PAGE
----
SIXTH-FORMERS who cannot speak a foreign language should be barred from going to university, according to a group of leading language teachers.
The Association for Language Learning has said all university applicants should have to pass a basic language test.
The association has also criticised the Government for its "ad hoc" policy-making, and called on ministers to establish a new quango with a brief to oversee the future of foreign language learning.
It says every sixth-former should take an AS-level foreign language alongside their A-level choices or, at the very least, one language at GCSE.
The proposals form part of the association's submission to the Nuffield language inquiry - a two-year pound;500,000 investigation chaired by newsreader Trevor McDonald, which reports its findings next month.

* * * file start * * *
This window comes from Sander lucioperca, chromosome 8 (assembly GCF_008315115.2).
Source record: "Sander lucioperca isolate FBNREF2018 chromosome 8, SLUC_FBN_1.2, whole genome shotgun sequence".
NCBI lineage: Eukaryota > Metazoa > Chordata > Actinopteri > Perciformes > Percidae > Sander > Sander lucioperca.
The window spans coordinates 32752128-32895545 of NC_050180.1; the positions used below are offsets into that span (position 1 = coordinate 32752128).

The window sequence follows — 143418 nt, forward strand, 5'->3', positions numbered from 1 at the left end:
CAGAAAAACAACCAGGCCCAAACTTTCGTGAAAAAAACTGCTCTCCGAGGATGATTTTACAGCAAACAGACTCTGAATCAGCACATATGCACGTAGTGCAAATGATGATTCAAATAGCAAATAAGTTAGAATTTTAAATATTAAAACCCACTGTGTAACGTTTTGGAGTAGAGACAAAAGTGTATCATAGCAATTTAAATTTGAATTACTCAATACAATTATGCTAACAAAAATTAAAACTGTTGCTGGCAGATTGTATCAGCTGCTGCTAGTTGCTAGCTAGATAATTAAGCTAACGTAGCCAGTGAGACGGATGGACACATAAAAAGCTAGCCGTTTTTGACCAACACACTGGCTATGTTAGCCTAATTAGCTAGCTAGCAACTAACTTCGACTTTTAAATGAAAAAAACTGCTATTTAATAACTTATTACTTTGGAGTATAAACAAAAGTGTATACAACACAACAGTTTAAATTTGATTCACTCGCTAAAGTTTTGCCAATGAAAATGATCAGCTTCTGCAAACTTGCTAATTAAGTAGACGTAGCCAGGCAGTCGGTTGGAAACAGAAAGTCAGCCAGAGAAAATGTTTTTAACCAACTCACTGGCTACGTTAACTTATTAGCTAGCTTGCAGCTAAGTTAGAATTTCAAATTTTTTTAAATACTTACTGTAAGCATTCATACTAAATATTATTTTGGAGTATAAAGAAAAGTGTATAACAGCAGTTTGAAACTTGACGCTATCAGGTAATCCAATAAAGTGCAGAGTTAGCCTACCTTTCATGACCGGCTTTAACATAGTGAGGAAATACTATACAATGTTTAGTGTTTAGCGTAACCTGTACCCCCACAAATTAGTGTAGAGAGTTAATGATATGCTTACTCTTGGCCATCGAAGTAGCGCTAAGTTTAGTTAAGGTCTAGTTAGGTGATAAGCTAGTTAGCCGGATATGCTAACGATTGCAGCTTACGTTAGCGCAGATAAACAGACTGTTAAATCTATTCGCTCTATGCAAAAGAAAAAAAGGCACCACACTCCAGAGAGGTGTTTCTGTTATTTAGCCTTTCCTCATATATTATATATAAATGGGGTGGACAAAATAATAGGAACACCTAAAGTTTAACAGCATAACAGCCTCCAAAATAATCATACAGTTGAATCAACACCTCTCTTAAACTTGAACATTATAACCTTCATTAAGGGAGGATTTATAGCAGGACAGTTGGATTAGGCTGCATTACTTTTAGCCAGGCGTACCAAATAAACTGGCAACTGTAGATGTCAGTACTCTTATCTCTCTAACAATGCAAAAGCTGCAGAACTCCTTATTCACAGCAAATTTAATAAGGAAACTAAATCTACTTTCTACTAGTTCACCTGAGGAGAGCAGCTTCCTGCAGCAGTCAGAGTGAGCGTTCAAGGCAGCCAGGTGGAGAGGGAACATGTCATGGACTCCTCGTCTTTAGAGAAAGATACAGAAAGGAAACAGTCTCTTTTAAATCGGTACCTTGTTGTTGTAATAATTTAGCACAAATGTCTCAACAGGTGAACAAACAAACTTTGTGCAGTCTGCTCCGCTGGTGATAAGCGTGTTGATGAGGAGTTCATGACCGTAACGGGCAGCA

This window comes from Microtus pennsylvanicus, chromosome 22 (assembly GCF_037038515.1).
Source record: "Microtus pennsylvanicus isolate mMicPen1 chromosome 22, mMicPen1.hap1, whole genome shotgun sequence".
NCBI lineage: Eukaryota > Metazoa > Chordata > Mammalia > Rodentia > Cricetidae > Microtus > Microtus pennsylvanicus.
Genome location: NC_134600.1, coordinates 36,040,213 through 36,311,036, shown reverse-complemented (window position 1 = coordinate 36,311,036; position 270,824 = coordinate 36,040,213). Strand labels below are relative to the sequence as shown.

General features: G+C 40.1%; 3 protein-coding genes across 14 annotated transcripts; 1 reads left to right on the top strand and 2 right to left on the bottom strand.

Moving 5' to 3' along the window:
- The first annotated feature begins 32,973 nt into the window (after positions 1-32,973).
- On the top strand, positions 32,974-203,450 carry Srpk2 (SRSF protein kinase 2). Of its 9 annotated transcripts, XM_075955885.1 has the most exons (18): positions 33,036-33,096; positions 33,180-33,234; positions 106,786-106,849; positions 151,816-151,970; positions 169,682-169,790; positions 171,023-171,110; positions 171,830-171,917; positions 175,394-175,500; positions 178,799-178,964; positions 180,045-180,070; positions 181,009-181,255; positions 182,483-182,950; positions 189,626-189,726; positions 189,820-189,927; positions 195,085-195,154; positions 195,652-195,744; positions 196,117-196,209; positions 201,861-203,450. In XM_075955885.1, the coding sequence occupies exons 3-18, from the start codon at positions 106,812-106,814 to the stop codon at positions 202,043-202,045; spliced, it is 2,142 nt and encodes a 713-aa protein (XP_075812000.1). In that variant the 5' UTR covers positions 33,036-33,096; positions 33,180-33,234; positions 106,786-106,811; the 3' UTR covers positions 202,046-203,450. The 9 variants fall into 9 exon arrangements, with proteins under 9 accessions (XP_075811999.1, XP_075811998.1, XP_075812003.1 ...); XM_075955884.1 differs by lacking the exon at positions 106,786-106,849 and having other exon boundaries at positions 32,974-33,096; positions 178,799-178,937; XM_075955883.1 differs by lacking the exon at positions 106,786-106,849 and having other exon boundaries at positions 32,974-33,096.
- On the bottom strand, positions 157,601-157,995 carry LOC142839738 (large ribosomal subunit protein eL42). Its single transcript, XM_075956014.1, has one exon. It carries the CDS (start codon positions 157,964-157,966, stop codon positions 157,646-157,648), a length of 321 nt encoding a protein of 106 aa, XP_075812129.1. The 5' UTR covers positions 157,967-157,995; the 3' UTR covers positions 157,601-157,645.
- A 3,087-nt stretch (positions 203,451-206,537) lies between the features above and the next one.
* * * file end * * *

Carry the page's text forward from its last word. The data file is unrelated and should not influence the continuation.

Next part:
The inquiry is expected to come up with a 20-year plan to address the mismatch between the needs of industry and what schools and universities teach.
The Association for Lanuage Learning which represents 5,500 teachers and trainers wants the Government to form a new quango - called the National Commission for Modern Foreign Languages - to promote languages.
The association also wants a massive advertising campaign to raise public awareness of the benefits of learning languages as well as initiatives to integrate them into everyday life.
Drop-in workshops in shopping centres, airports and hospitals could increase the public's exposure to languages, says the report.
The association also recommends that high-flyers should be allowed to sit their exams early so they can progress quickly and have an incentive to specialise in languages in further and higher education.
The report says languages must be compulsory for all 11 to 16-year-olds and ministers must clamp down on "backdoor escapes" which currently allow children to opt out of languages at the age of 14.
The Nuffield language inquiry's report is due to be published on May 10.